A more colorful option for review is the Skill Sharpeners: Grammar & Punctuation series for kindergarten through sixth grade. (These are not included in the bundles.) These full-color, heavily illustrated workbooks review grammar, punctuation, and usage in lessons based on topics such as flight, gardening, and sports (in the Grade 4 book). The many types of activities include reading, writing, editing, critical thinking, filling in blanks, completing charts, and filling in punctuation. They serve best as supplements and provide a visually appealing break from the other Evan-Moor workbooks that are mostly printed in black and white.
Writing bundles include three books. Daily 6-Trait Writing is in every bundle, and Text-Based Writing: Nonfiction books are included for grades two through six—the grade level book for both books. The first-grade bundle includes the two books How to Write a Story (1-3) and Write a Super Sentence. The third books in the bundles for grades two through six are Paragraph Writing, How to Write a Story (1-3), Writing Fabulous Sentences and Paragraphs, How to Write a Story (4-5), and Giant Write Every Day: Daily Writing Prompts, respectively. I provide details for only the two primary series in these bundles.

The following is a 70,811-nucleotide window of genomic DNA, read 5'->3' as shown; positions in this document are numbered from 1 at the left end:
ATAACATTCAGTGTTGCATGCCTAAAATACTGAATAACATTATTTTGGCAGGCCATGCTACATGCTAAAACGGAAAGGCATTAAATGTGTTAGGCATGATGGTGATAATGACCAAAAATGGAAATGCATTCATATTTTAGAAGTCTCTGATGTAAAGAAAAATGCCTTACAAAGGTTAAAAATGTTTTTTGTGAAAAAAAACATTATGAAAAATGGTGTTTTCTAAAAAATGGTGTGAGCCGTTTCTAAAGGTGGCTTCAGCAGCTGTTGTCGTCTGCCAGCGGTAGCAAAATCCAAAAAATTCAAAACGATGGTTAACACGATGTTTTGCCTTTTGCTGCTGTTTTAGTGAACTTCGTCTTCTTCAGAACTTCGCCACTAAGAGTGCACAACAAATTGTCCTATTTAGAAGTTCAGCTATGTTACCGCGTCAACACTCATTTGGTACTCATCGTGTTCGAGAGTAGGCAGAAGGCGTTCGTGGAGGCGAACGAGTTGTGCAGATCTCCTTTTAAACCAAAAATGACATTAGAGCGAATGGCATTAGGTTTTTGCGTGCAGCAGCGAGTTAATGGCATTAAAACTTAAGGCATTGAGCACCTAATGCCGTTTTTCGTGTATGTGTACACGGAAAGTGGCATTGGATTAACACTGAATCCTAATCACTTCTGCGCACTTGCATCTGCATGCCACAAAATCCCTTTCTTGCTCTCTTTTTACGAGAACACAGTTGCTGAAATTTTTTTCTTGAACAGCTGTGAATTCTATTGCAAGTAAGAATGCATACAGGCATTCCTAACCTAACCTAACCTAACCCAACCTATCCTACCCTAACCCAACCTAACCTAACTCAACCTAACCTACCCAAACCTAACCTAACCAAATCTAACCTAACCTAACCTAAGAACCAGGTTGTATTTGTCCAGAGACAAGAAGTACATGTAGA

You can read my separate review of the Daily 6-Trait Writing series here.
The Text-Based Writing: Nonfiction books for grades two through six have twelve units, each with a nonfiction article, comprehension questions, a writing prompt, a graphic organizer (to help students organize their writing), a checklist, a dictionary, and a self-evaluation activity. The writing prompts require students to write a paragraph or more in different formats, such as compare and contrast, cause and effect, and argumentation. This series has both teacher’s editions and student practice books.
Evan-Moor publishes two vocabulary series, A Word A Day and Daily Academic Vocabulary. For both series, a black-and-white teacher’s edition is available in print or PDF formats, and you can purchase printed student workbooks. Evan-Moor’s vocabulary bundles include printed teacher and student books for each level, with A Word A Day: Grade 1 for first grade and Daily Academic Vocabulary for the other grades.